Figure 2: 61-year-old woman with endothelial hemangioendothelioma presented for consideration of surgical resection, but was found to have pulmonary metastases which were previously thought to be calcified granulomas. (a) CT of the chest in the axial plane and (b) CT of the chest reformatted in the coronal plane with bony window-level settings of the left 9th rib show predominantly lytic lesions with osseous expansion of the posterior left rib(s), and associated sclerosis with extension to the articulating thoracic vertebral body and pedicle (arrows pointing to the rib lesion). (c) PET/CT demonstrates moderate FDG uptake (arrow). (d) Magnetic resonance T2-weighted image and (e) MR diffusion-weighted image of the lower chest included during magnetic resonance imaging of the abdomen show heterogeneous T2 signal hyperintensity and restricted diffusion associated with the rib involvement (arrows). This had been previously biopsied and shown to be EHE.
Figure 3: 61-year-old woman with endothelial hemangioendothelioma presented for consideration of surgical resection, but was found to have pulmonary metastases which were previously thought to be calcified granulomas. (a) Axial non-contrast enhanced CT demonstrates a low attenuation mass with an associated coarse calcification (arrows delineating the mass). (b) PET/CT shows no appreciable FDG uptake in the peripheral right hepatic lobe. (c) MR T2-weighted image of the liver shows a wedge-shaped peripheral right hepatic lobe mass with increased T2 signal (arrow). (d–f) MR post-gadolinium axial 3D spoiled gradient recalled acquisition in steady state (SPGR) images of the liver acquired during the (d) arterial, (e) portal venous, and (f) delayed phases demonstrate minimal delayed peripheral enhancement of this mass (arrows). Imaging differential considerations include EHE and hemangioma. Biopsy of this mass was not performed.


Review of prior rib biopsies concurred with nonspecific chronic inflammation. A CT-guided biopsy of the largest pulmonary nodule demonstrated a predominantly myxohyaline matrix with embedded bland epithelioid tumor cells arranged in short cords. The neoplastic cells contained occasional intracytoplasmic vacuoles with fragmented red blood cells and intranuclear cytoplasmic inclusions. The neoplastic cells were strongly positive for the vascular markers CD31 and Fli-1, and weakly positive for keratin AE1/AE3 [Figure 4].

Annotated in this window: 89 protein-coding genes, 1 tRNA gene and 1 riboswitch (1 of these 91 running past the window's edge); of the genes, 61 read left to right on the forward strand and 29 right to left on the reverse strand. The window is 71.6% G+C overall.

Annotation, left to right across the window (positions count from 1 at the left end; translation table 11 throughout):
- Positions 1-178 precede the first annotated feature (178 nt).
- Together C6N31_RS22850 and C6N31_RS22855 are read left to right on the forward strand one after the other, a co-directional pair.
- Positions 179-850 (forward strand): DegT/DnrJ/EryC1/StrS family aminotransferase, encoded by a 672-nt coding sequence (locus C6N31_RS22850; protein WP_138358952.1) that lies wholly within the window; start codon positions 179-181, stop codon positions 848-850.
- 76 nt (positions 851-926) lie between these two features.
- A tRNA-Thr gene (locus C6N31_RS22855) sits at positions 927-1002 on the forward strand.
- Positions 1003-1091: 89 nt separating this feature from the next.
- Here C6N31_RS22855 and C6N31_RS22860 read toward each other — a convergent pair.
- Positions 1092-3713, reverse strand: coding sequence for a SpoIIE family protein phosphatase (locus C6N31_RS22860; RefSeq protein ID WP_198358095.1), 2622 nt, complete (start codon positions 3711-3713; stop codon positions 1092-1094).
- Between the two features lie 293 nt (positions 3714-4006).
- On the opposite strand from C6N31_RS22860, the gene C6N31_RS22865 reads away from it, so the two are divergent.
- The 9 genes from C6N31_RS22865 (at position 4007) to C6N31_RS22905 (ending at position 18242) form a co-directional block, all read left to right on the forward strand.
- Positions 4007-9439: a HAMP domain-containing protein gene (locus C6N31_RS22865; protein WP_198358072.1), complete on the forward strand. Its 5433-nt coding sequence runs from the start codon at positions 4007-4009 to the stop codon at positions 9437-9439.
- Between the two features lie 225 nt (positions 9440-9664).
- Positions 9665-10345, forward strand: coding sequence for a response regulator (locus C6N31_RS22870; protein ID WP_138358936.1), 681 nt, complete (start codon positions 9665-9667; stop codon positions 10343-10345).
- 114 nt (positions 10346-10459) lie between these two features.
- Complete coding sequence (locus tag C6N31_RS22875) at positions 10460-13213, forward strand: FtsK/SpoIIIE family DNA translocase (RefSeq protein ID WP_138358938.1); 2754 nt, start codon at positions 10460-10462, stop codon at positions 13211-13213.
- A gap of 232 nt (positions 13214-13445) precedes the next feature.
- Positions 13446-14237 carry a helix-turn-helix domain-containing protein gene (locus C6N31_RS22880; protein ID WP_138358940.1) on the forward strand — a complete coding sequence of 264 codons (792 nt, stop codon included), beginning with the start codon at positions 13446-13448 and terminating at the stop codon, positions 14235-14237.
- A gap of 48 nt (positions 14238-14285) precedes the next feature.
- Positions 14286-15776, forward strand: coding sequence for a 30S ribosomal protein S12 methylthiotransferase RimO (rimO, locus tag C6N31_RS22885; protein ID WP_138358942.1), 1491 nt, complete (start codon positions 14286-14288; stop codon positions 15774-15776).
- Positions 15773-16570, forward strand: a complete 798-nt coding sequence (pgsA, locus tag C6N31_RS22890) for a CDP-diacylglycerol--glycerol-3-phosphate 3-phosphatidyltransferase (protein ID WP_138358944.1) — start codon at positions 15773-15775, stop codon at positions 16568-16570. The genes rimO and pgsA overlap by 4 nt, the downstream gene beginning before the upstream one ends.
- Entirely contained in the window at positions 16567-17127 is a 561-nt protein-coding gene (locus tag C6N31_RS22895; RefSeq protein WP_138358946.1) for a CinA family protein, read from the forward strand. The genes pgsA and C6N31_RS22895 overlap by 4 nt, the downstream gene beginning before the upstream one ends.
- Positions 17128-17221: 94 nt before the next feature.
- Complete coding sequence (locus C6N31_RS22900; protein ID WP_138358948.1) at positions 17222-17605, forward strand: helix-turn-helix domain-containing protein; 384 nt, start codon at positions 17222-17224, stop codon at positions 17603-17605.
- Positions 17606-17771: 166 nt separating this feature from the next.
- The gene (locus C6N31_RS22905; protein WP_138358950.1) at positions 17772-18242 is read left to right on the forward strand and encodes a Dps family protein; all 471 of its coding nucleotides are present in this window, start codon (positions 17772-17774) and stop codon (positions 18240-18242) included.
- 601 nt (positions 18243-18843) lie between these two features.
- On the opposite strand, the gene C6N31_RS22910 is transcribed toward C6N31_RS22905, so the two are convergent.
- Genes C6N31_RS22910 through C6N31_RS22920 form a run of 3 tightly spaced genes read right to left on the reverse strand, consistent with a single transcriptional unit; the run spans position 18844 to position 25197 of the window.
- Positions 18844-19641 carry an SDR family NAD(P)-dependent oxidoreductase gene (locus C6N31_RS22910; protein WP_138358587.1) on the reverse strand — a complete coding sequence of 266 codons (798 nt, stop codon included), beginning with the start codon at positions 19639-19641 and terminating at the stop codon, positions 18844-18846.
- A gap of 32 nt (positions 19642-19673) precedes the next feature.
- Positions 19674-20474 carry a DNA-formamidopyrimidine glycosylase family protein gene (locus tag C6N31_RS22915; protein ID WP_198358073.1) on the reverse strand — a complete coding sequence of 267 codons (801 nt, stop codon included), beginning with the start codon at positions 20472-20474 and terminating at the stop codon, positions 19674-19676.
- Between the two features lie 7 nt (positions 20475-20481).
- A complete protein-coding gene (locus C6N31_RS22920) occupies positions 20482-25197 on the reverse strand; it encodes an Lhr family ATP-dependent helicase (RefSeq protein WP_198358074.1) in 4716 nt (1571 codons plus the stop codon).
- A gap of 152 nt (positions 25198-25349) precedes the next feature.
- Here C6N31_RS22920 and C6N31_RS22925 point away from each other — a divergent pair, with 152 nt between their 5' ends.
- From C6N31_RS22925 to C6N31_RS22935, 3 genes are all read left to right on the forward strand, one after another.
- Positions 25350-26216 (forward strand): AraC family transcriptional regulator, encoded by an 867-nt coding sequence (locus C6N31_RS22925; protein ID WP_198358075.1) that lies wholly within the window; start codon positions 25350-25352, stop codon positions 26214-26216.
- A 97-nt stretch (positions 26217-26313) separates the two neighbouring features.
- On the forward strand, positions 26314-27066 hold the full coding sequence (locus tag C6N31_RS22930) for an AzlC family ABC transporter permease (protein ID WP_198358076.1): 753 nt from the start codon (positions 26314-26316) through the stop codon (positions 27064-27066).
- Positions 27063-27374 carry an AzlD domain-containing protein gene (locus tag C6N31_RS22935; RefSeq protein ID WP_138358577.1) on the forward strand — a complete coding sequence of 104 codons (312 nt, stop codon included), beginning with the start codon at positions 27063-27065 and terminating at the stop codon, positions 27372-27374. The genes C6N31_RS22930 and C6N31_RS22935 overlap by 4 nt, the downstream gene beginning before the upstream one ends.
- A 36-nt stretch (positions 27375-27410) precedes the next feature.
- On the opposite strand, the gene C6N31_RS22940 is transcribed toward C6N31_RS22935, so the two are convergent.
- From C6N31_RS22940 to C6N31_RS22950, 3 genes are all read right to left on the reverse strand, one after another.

Figure 4: 61-year-old woman with EHE presented for consideration of surgical resection, but was found to have pulmonary metastases which were previously thought to be calcified granulomas. (a–c) Photomicrographs of the lung mass biopsy, using hematoxylin and eosin (100× magnification) staining, reveal groups and cords of EHE cells with low-grade cytology and frequent intracytoplasmic vacuoles infiltrating the lung parenchyma (a, arrow pointing to an EHE cell with an intracytoplamsic vacuole), and embedded in a hyalinized matrix (b, arrow pointing to an EHE cell embedded within a hyalinized matrix). At the periphery of tumor nodules, EHE displays a micropolypoid growth pattern, in which the tumor protrudes into adjacent alveolar spaces (c, black arrow pointing to the tumor displaying a micropolypoid growth pattern). Occasionally, tumor cells have a fragmented erythrocyte within the intracytoplasmic vacuole (c, inset with white arrow pointing to an EHE cell containing a fragmented erythrocyte within an intracytoplasmic vacuole). tissue stained for (d) vascular markers CD31, (e) Fli-1 and (f) keratin AE1/AE3 show EHE cells are strongly positive for the vascular markers CD31 (black arrow pointing to a positive cell in d, 100× magnification) and Fli-1 (e, black arrow pointing to a positive cell, 100× magnification), and are often positive for keratin AE1/AE3 (black arrow pointing to a positive cell in f, 100× magnification), weak staining compared to the strongly staining alveolar epithelium, which is a common diagnostic pitfall.